Most of the news is good when it comes to technology and libraries, according to the latest report from the Pew Internet and American Life Project. Contrary to the idea that new technology would displace libraries, Lee Rainieof the Pew Charitable Trust reports that Americans are still in love with their libraries. What's even more remarkable is that people who have taken to new devices like libraries more than people who have not. Most of the tech savvy have not abandoned libraries. Instead, they keep libraries as one of their channels of content.
Big data is the current relatively amorphous buzz concept that has grabbed the attention of business over the last couple of years. Yet while we suffer occasional bouts of paranoia concerning the data collection techniques of governments, Google, Facebook or Twitter, one man really led them all.
Perhaps you’ve punched out a paper doll or folded an origami swan? TED Fellow Manu Prakash and his team have created a microscope made of paper that's just as easy to fold and use. A sparkling demo that shows how this invention could revolutionize healthcare in developing countries … and turn almost anything into a fun, hands-on science experiment.
The 58 world leaders gathered in The Hague to discuss nuclear security were asked to explore how they would react to a nuclear attack or accident by taking part in a simulation set in a fictional country called Brinia.
John Katzman – founder of education resource hub The Princeton Review and CEO of education search engine Noodle.org – begs to differ. Katzman believes that the next phase of search evolution will occur within specialized content sectors such as education, which, he argues, generalized search engines are not nimble, personalized, and social enough to efficiently deliver.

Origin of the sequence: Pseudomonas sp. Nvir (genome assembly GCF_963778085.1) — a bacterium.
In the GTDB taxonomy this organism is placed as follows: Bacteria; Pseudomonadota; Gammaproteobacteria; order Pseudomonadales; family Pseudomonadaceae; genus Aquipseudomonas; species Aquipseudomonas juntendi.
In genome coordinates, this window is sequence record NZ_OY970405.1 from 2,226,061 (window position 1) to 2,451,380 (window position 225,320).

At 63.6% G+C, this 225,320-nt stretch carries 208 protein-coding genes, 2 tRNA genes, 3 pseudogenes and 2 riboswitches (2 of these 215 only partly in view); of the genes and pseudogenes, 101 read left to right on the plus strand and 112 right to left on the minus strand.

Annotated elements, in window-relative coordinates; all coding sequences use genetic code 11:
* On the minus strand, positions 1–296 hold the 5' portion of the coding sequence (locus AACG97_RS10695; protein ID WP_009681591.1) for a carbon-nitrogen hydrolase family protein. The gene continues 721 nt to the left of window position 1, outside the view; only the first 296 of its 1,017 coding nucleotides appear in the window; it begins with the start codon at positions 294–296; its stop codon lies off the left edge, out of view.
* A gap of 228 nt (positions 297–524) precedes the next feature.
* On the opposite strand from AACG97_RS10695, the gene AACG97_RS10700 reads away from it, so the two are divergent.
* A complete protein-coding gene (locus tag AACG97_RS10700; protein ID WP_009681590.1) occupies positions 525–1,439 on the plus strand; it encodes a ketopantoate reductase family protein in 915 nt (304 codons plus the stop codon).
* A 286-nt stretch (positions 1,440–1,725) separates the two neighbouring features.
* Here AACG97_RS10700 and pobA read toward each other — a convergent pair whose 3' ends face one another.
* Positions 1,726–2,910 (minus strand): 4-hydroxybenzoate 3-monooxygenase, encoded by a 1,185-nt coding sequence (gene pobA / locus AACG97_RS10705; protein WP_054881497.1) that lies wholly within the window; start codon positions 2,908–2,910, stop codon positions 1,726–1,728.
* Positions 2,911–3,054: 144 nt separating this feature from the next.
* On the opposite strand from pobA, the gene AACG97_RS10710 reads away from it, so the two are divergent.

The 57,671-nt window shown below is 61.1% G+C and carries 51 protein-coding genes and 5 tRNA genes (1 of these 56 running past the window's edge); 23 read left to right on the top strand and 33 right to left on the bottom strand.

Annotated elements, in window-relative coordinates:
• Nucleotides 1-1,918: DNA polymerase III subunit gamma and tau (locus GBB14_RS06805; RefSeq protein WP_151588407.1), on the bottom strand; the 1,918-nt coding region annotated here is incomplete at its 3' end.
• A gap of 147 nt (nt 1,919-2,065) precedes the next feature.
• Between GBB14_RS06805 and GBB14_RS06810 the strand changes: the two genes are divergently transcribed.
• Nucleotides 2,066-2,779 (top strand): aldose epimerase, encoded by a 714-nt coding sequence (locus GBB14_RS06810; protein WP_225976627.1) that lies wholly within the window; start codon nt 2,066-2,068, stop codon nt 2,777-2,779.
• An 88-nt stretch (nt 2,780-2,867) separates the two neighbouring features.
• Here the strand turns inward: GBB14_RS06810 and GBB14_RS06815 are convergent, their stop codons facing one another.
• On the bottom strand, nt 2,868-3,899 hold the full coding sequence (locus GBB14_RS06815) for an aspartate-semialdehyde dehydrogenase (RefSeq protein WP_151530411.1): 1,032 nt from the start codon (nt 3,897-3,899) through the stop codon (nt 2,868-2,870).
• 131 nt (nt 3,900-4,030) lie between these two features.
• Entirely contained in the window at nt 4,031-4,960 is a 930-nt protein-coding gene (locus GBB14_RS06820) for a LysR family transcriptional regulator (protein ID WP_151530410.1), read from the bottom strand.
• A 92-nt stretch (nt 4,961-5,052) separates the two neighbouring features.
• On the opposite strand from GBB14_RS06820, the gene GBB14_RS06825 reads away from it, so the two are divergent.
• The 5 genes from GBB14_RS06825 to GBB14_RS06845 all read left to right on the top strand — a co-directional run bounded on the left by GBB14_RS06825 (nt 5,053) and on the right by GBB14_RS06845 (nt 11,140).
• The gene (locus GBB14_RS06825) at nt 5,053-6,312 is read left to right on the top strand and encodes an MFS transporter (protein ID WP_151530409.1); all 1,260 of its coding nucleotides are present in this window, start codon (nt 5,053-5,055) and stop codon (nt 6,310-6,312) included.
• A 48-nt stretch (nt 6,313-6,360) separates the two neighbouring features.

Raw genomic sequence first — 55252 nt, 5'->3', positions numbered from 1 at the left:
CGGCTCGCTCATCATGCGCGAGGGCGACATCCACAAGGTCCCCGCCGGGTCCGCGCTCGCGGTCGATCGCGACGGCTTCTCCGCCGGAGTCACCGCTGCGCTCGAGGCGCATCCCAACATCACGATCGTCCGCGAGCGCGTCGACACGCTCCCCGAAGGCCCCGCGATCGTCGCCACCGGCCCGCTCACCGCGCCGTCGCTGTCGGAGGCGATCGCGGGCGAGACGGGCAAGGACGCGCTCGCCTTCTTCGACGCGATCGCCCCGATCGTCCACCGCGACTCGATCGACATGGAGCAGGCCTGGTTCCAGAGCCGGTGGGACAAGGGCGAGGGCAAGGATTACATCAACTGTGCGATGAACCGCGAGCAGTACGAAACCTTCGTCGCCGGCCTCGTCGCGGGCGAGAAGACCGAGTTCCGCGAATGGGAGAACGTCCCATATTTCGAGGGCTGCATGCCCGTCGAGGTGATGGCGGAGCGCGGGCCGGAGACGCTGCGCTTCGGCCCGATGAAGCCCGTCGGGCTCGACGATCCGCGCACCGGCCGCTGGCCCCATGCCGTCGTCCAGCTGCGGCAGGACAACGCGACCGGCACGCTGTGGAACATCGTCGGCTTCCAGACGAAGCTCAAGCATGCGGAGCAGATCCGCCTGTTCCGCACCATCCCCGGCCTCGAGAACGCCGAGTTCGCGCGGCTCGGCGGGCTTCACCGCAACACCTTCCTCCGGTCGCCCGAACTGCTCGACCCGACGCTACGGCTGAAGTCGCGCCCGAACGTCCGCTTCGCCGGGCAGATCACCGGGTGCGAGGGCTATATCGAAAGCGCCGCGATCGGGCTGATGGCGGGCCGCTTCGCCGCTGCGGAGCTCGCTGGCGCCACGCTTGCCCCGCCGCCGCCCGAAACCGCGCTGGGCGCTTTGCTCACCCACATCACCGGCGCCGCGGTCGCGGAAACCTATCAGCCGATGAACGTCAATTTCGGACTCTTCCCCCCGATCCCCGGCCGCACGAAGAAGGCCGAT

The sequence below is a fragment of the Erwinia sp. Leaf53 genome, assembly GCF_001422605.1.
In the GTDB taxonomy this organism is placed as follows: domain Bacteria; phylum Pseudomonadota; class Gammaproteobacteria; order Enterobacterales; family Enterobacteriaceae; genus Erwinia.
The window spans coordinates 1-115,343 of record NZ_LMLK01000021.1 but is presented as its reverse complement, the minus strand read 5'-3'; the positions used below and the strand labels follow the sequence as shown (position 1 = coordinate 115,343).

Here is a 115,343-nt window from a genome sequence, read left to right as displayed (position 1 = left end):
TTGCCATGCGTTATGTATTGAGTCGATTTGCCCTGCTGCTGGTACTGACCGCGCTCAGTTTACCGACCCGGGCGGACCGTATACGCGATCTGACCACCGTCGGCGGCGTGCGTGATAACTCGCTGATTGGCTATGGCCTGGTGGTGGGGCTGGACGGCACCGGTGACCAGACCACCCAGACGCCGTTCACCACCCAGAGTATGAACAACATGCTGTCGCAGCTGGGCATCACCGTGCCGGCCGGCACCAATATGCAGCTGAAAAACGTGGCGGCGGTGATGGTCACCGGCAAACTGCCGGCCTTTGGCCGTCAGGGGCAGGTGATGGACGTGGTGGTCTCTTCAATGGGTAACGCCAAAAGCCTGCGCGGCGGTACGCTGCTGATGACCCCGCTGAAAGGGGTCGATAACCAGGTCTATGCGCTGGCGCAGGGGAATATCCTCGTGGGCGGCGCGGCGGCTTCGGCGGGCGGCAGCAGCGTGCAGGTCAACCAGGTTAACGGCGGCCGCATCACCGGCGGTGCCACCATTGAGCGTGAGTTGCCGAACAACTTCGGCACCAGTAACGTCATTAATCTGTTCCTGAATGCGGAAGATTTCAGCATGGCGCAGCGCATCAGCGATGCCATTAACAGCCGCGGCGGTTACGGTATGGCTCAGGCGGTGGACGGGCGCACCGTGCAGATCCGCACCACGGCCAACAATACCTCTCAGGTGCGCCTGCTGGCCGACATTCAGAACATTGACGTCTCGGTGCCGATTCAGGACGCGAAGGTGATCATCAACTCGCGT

Comment | Contemporary organisations, irrespective of their size, need to take intuition out of their decision making if they want to survive, and make smarter decisions based on increasingly incisive data insights.
Over the last decade online education has emerged as a way for students and faculty to collaborate more freely, attain greater flexibility, and utilize new media to learn. The burning debate lies in whether online educational options are harmful to traditional education or offer endless benefits necessary to accommodate a 21st century learner. Supporters of virtual learning environments suggest that 21st century learners require the construction and creation capabilities offered through Web 2.0 to succeed while critics suggest that asynchronous interactions are not engaging and rigorous enough for higher education. A balanced online environment should provide a blend of both asynchronous and synchronous opportunities, which promote communication and collaboration among classmates and instructors.
Sharing your scoops to your social media accounts is a must to distribute your curated content. Not only will it drive traffic and leads through your content, but it will help show your expertise with your followers.
How to integrate my topics' content to my website?
Integrating your curated content to your website or blog will allow you to increase your website visitors’ engagement, boost SEO and acquire new visitors. By redirecting your social media traffic to your website, Scoop.it will also help you generate more qualified traffic and leads from your curation work.
Distributing your curated content through a newsletter is a great way to nurture and engage your email subscribers will developing your traffic and visibility.
Creating engaging newsletters with your curated content is really easy.